Rethinking Hair and Beauty with Jonathan Michael Square
For this public lecture we have invited Dr. Jonathan Michael Square, in conversation with Dr. Priya Swamy, to present his research on head wraps worn by free and enslaved women in south Louisiana as a point of departure to explore hair and beauty culture in black communities in the 18th and 19th-century United States, the Caribbean, and beyond.
When and where:
1st of December
Nooterzaal, Museum Volkenkunde, Leiden
14.00 - 16.00
Registration is free, but spots are limited, please email: firstname.lastname@example.org to reserve a spot.
Dr Jonathan Michael Square
Jonathan Michael Square is the Assistant Professor at Parsons School of Design. Dr. Square was also a 2021-22 fellow in the Costume Institute at the Metropolitan Museum of Art. He was previously a lecturer in the Committee on Degree in History and Literature at Harvard University.
The recipient of numerous fellowships and grants, Dr. Square’s work considers histories of enslavement through the lens of fashion, and his research appears in numerous scholarly and public-facing venues – such as Ms Magazine, Hyperallergic, Winterthur Portfolio, Small Axe, among others. Just to give you a brief glimpse at the range and texture of his work: Square has written on such topics as Harriet Tubman’s unacknowledged style, Brooks Brothers’ entwined history with slavery, Gee’s Bend quilts, the costumes in the Netflix film Passing, and the racial performance of CGI model Lil Miquela.
Dr. Square has also curated several exhibitions, including Slavery in the Hands of Harvard and solo show of the work of historian and artist Nell Irvin Painter. He currently has an exhibition at the Herron School of Art and Design titled Past Is Present: Black Artists Respond to the Complicated Histories of Slavery. He is also founder of the digital humanities project “Fashioning the Self in Slavery and Freedom” – and is currently at work on a book project titled Negro Cloth: How Slavery Birthed the American Fashion Industry.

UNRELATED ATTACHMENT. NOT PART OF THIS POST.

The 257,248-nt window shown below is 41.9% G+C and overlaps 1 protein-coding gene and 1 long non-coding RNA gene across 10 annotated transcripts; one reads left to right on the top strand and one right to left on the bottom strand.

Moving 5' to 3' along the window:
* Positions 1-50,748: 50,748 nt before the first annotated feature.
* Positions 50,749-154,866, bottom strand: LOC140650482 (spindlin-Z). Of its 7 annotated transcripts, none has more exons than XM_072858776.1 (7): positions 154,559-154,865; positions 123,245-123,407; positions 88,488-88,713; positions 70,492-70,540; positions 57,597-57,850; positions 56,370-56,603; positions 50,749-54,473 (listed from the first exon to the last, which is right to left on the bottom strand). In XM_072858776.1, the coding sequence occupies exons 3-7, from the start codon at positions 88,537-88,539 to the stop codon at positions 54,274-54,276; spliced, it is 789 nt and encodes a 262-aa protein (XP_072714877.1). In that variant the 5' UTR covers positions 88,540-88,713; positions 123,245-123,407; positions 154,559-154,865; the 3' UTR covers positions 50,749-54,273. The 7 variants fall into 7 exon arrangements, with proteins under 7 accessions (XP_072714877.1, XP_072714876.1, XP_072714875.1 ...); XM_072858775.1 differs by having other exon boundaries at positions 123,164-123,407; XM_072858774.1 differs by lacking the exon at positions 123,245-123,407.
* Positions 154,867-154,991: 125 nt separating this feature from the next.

Dr. Priya Swamy is the curator of Globalisation and South Asia at the National Museum of World Cultures.
Priya holds a BA in World Religions from McGill University (Canada) and an MPhil and PhD in Area Studies from Leiden University. Her research explores the ways in which people in and from Indian diasporas innovate and rearticulate their religious and political beliefs across historical moments and social contexts. Her work has focused particularly on the movement of Indian labour diasporas into Suriname from India, but also from Suriname into the Netherlands. Focusing on the everyday narratives of community stakeholders, Priya is committed to a critical, multidisciplinary, and globally-focused approach to studies of Hindu identity, Indian material culture, and migration. At the museum, she looks to the multivocality of objects to demonstrate to a wide audience that material culture belongs to many places at many different times.
Before joining the museum, Priya has lectured on questions of South Asian cultures, histories, and literature at Leiden Institute for Area Studies. She has held postdoctoral positions at Royal Netherlands Institute for Southeast Asian and Caribbean Studies (KITLV), Tilburg University, and Leiden University. Her research has been published in journals such as Citizenship Studies, International Journal of Hindu Studies, and Contemporary South Asia. Her book on the decades-long struggle of a Hindu community to build a temple in the Bijlmer (Amsterdam) is forthcoming from Bloomsbury Press.